“Generally we [are] seeing that the price of day schools is a serious impediment to many families and there is indeed a population that is not in public school by choice,” he said. “Even in the Orthodox community, we do find families with kids in public schools, and it is those families that would be most responsive to [MHA’s] marketing approach. There are families that tell me that even with the scholarship aid available to them [at other schools] tuition is too much.”

MHA is preparing for 50 students in its inaugural year, and it expects that its classrooms will be coed until fourth grade.

“We are nervous about [being a pioneering school]” Zimmet said. “But we are way past the point of ‘feeling our way along.’ We own the property already, we have both our Judaic and English curriculums written already and we have a mission statement [of academic excellence] that we are going to stick to.”

For more information about Moses Hebrew Academy call
(310) 234-8300, or visit to .

Lending a Hand at a Community Seder

I’m spending Passover in Chicago — home of the Cubs, the
Bears and the whole Davis mishpachah (family). Mom’s serving up chopped liver,
chicken soup, matzah balls, matzah kugel, gefilte fish — and those are just the
appetizers. We’ll drink wine, read the haggadah and belt out our never-ending
version of “Chad Gadya.”

It’ll be a feast of freedom, family and what else — food.
One of my favorite holidays, Pesach does more than bring loved ones together,
it brings us together with spirit.

As an L.A. transplant, I don’t always make it home for the
holiday. I’ve stayed in SoCal and sedered with friends, friend’s parents, even
my rabbi.

But the first year after my UCLA graduation, I found myself
sederless. My friends went home, Hillel was full and I couldn’t afford a
synagogue seder on my assistant’s salary. I couldn’t buy a box of matzah
without a coupon, let alone drop a Ben or two for a hard-boiled egg at a pricey
shul. I asked for a discount, but even half price was half too much.

I cried. I called my parents. I cried again. Spending
Passover alone was devastating. The story of Exodus seems far less sweet when
it’s just you and a jar of gefilte fish.

I’ve since learned that no one needs to go without a seder.
For 26 years, Jewish Family Service (JFS) has hosted community seders.
Sponsored by JFS’ Clarence Gerber Memorial Passover program and B’nai B’rith,
the events are a haven for people with few funds or far away families.

For just $3 a person, seniors, students, immigrants,
single-parent families, HIV/AIDS patients and anyone feeling lonely at the
holiday can attend seders at one of three sites.

Having been sederless once myself, I decided to lend a hand
at the Etz Jacob location last Sunday. Two-hundred-and-forty guests, mostly
seniors, arrived at noon. Alongside 30 other volunteers, I poured grape juice,
waited tables and most importantly, pointed out the bathrooms.

The Etz Jacob seder was just one of many L.A. community
seders open to seniors, immigrants, single parents, and those in need. JFS and
B’nai B’rith sponsored two additional pre-passover seders at Temple Beth Am and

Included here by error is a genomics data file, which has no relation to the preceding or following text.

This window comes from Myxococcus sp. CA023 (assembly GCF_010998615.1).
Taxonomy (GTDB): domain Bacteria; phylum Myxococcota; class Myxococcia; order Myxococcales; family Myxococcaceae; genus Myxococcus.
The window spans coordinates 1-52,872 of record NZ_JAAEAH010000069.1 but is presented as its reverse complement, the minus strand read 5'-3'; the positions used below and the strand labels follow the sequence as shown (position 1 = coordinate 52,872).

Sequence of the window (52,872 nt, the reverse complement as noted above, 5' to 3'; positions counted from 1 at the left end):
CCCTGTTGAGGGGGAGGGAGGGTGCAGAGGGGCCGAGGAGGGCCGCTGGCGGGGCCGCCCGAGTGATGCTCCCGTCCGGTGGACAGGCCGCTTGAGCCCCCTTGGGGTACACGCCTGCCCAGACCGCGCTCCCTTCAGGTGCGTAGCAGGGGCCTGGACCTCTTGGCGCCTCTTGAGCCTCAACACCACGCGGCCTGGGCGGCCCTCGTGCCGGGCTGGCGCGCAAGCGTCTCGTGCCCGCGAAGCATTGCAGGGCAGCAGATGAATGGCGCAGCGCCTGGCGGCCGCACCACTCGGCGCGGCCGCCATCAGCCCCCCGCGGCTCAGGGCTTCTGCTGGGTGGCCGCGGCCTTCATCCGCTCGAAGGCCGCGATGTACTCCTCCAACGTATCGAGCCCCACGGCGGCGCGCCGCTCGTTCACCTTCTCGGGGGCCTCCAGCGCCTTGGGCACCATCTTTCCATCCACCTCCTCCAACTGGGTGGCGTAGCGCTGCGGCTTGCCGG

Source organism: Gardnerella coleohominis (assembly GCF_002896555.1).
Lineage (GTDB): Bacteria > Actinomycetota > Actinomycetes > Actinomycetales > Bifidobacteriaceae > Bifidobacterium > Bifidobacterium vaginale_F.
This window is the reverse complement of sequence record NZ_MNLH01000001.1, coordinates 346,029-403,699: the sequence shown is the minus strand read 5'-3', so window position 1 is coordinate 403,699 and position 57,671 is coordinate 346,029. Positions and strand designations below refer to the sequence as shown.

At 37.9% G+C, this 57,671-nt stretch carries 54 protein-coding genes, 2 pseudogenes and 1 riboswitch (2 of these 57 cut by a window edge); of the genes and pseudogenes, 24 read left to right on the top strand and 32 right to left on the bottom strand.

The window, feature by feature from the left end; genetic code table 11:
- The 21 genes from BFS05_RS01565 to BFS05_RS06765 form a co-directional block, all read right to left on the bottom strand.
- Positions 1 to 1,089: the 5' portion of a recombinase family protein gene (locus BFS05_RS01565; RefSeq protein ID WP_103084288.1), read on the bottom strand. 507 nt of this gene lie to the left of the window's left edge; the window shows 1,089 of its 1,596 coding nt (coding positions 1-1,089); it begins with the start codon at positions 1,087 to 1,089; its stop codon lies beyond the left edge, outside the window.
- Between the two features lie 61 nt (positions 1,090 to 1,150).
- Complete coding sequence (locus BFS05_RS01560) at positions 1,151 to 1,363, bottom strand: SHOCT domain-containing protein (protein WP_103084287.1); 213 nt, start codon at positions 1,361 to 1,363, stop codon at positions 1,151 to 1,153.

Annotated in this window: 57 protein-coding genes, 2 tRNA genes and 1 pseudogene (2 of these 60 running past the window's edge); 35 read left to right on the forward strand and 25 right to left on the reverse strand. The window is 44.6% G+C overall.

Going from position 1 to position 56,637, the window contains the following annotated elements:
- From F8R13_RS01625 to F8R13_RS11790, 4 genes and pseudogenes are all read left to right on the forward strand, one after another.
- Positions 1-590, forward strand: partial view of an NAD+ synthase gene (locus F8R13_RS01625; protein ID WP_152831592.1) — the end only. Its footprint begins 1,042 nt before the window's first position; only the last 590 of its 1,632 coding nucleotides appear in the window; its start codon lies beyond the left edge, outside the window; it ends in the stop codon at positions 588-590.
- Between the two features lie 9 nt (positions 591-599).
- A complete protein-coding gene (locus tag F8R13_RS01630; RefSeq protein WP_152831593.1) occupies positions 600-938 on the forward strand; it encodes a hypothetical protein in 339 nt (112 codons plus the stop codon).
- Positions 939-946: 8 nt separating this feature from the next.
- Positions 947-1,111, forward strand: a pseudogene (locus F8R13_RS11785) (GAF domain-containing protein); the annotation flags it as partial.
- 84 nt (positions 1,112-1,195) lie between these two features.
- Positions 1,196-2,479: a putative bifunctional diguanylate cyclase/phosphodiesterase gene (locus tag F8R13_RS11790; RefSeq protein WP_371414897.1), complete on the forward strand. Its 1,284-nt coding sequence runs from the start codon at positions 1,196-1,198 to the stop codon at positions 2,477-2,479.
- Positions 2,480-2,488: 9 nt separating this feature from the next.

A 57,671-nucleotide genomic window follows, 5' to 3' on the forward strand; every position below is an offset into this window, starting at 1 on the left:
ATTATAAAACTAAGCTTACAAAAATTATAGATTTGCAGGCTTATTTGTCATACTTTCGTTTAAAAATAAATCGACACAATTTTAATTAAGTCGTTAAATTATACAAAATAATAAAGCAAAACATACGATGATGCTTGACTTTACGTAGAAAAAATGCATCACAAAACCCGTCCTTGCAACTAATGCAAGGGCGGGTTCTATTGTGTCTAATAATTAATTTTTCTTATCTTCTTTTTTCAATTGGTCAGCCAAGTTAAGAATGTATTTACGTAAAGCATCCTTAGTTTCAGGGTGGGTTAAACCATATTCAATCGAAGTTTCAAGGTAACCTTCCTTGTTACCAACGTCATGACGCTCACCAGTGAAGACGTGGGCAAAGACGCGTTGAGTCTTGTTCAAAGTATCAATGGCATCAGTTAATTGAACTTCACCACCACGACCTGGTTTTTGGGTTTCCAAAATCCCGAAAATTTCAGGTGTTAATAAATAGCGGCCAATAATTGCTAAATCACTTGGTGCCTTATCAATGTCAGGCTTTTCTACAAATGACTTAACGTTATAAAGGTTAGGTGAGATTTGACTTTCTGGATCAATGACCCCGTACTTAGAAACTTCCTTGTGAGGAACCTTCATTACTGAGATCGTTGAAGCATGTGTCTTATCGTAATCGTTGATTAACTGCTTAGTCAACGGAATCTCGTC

Bernard Milken Jewish Community Campus. The Jewish Single Parent Network held a
potluck seder on second night, USC Hillel held a free arts seder on April 8,
and The Workman’s Circle will conduct a seder in Russian, Yiddish and English
on April 11. Many synagogues also offered a match program, where host
congregants opened their own homes to those without a seder.

To ensure everyone felt welcome, the Etz Jacob seder was
conducted in Yiddish, Russian and English. Even the haggadahs were

At first, the guests seemed to listen more than participate.
But once we rounded Dayenu, those seniors let loose. They were singing and
clapping, even tapping their feet. Most seemed delighted by the afternoon.

“Such a mitzvah.” “Such big matzah balls.” “This cake’s so
good, I’m wrapping some up in my napkin for later.”

Still other guests did some kvetching. “The room’s too hot.”
“The water’s not cold.” “Where’s the tea?”

And I’m glad they did. To me, their complaints meant we
provided a seder that felt so much like home, our guests made themselves at
home. They felt comfortable enough to speak their minds.

While serving one table, I spilled a bowl of chicken soup.
It hit the floor, so technically no guests or polyester pantsuits were damaged.
Still, one man called me a “clumsy fool.” The woman next to him gave him a

“It was an accident,” she said. “But maybe if she wasn’t so
skinny, it wouldn’t have happened.”

I couldn’t stop smiling. And not just because I suddenly
felt thin. I knew these guests were celebrating the holiday like they would
have at their own seder tables — sitting with friends, speaking in Yiddish,
kvelling about the rabbi, complaining about the heat and retelling the story of
Exodus as they had so many times before. It was no longer a charity seder in a
big ballroom, it was just their seder.

The Passover haggadah says, “Let all who are hungry enter
and eat, and all who are in distress come and celebrate the Passover.” It’s
nice to know that people in Los Angeles are doing more than just reading those
words. Â